- 2022 (february): The Core Web Vitals now also impact the search results on desktop.
- 2022 (may): On Google I/O (a developer conference) Google announced in May of 2022 that it launched a new experimental performance metric called Interaction to Next Paint (INP for short) (2)
- 2023 (march): The importance of the CLS metric goes up once again in Lighthouse version 10. The weight of the metric in the total performance score goes from 15% to 25%.
- 2023 (may): Google announced the new performance metric it introduced in 2022 (INP) will join the Core Web Vitals and replace FID starting march of 2024.
Will the Core Web Vitals continue changing in the future?
No doubt. The current UX signals are not set in stone and will certainly be expanded in the future.
“To improve our understanding of user experience going forward, we expect to update Core Web Vitals on an annual basis”
Ilya Grigorik, Google Web Performance Engineer
Not only could Google add new metrics in the future, the importance of each metric can change as well.
There are several possibilities to easily check the Core Web Vitals of your pages yourself.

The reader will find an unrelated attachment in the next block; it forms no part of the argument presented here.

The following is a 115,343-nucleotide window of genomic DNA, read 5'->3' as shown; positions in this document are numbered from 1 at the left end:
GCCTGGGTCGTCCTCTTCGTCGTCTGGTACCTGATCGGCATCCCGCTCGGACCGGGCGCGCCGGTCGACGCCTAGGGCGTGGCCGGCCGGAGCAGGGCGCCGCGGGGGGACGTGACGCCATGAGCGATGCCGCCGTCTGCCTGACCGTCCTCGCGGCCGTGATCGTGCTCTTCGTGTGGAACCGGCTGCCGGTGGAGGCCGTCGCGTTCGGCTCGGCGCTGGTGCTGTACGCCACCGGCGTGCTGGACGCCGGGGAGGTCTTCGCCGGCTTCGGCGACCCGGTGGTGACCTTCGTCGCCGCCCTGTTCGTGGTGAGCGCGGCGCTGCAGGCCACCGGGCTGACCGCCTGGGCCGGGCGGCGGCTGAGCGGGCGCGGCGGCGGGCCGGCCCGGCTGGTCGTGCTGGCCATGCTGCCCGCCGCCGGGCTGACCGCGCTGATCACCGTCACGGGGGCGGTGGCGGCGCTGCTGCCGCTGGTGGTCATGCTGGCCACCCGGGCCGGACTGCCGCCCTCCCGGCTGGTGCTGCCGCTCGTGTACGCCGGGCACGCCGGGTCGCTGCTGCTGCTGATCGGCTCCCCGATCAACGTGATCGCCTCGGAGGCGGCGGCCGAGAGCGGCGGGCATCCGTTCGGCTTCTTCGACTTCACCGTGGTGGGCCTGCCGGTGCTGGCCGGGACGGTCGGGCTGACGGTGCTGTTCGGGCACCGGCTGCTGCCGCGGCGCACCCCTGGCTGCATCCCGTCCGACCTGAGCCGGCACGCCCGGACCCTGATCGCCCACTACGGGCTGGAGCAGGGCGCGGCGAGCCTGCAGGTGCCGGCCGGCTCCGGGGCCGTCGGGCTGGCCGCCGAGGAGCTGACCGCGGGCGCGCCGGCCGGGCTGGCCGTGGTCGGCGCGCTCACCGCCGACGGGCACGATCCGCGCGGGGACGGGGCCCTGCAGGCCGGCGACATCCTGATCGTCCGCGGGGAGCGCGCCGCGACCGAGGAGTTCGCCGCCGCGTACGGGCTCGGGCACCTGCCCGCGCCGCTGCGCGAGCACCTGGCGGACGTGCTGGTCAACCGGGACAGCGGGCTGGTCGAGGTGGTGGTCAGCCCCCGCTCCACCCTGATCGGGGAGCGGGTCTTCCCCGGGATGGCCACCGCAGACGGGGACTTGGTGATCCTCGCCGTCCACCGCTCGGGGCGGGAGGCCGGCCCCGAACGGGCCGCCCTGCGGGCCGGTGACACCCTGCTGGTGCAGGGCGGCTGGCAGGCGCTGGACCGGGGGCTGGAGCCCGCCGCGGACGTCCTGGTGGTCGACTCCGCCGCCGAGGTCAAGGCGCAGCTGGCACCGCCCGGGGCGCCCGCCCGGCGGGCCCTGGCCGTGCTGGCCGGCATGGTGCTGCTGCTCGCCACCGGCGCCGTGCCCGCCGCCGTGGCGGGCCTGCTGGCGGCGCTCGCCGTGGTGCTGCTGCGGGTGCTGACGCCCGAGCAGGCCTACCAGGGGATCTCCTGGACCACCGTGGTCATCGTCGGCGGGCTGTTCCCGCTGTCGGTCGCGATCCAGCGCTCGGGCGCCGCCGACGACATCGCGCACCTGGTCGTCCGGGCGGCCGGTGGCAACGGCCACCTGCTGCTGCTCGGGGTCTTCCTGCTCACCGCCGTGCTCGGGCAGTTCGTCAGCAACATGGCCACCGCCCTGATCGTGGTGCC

Depending on your job function you will be best served with the tools below:
Screenshot: Lighthouse detail view of the Performance score
For everyone else: Google PageSpeed Insights is the mosteasy-to-use tool to get a high-level overview of your Core Web Vitals score.
How to improve the Core Web Vitals of your website?
There are a lot of different ways to optimize the Core Web Vitals of your website.
Listing them all here would be unnecessary, because Google itself has already written some excellent articles about them.
Consult the links below for an in-depth technical explanation of...
Not familiar with development and optimization?
Get in touch with us if we can have a closer look at your website.
Why is this important for your website?
A good user experience is of the utmost importance for a website. Google knows this and by introducing the Core Web Vitals it sort of gives webmasters a tool to objectively analyse the user experience of a page.
Having a bad Core Web Vitals score won't mean your website is lost in the search results, but it can vary depending on the amount of organic competition.
Let's take a look at two practical examples...
Is there a lot of SEO-competition in your vertical and is the fight for top organic positions hard? Then you should make sure your Core Web Vitals are in good shape. In cases like these they can be the differentiating factor between you and your competition.